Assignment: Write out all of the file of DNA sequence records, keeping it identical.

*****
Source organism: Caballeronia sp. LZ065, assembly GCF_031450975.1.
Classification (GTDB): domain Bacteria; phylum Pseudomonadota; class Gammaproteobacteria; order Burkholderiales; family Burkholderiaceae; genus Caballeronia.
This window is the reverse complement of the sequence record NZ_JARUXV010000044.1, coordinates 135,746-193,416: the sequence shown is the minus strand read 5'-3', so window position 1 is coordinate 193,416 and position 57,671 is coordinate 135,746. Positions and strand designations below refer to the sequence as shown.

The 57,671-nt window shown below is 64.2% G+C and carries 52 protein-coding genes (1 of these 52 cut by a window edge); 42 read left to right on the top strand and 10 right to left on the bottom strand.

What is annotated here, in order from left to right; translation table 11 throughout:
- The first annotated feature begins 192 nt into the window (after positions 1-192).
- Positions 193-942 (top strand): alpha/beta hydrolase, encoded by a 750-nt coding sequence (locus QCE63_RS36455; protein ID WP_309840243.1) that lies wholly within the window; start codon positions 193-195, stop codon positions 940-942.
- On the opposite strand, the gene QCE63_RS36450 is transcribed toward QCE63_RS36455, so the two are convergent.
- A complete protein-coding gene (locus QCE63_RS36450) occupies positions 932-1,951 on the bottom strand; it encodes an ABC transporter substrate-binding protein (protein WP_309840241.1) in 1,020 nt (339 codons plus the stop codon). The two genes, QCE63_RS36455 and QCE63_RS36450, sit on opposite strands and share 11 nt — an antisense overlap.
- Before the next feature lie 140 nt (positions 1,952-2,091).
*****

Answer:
Source organism: Caballeronia sp. LZ065, assembly GCF_031450975.1.
Classification (GTDB): domain Bacteria; phylum Pseudomonadota; class Gammaproteobacteria; order Burkholderiales; family Burkholderiaceae; genus Caballeronia.
This window is the reverse complement of the sequence record NZ_JARUXV010000044.1, coordinates 135,746-193,416: the sequence shown is the minus strand read 5'-3', so window position 1 is coordinate 193,416 and position 57,671 is coordinate 135,746. Positions and strand designations below refer to the sequence as shown.

The 57,671-nt window shown below is 64.2% G+C and carries 52 protein-coding genes (1 of these 52 cut by a window edge); 42 read left to right on the top strand and 10 right to left on the bottom strand.

What is annotated here, in order from left to right; translation table 11 throughout:
- The first annotated feature begins 192 nt into the window (after positions 1-192).
- Positions 193-942 (top strand): alpha/beta hydrolase, encoded by a 750-nt coding sequence (locus QCE63_RS36455; protein ID WP_309840243.1) that lies wholly within the window; start codon positions 193-195, stop codon positions 940-942.
- On the opposite strand, the gene QCE63_RS36450 is transcribed toward QCE63_RS36455, so the two are convergent.
- A complete protein-coding gene (locus QCE63_RS36450) occupies positions 932-1,951 on the bottom strand; it encodes an ABC transporter substrate-binding protein (protein WP_309840241.1) in 1,020 nt (339 codons plus the stop codon). The two genes, QCE63_RS36455 and QCE63_RS36450, sit on opposite strands and share 11 nt — an antisense overlap.
- Before the next feature lie 140 nt (positions 1,952-2,091).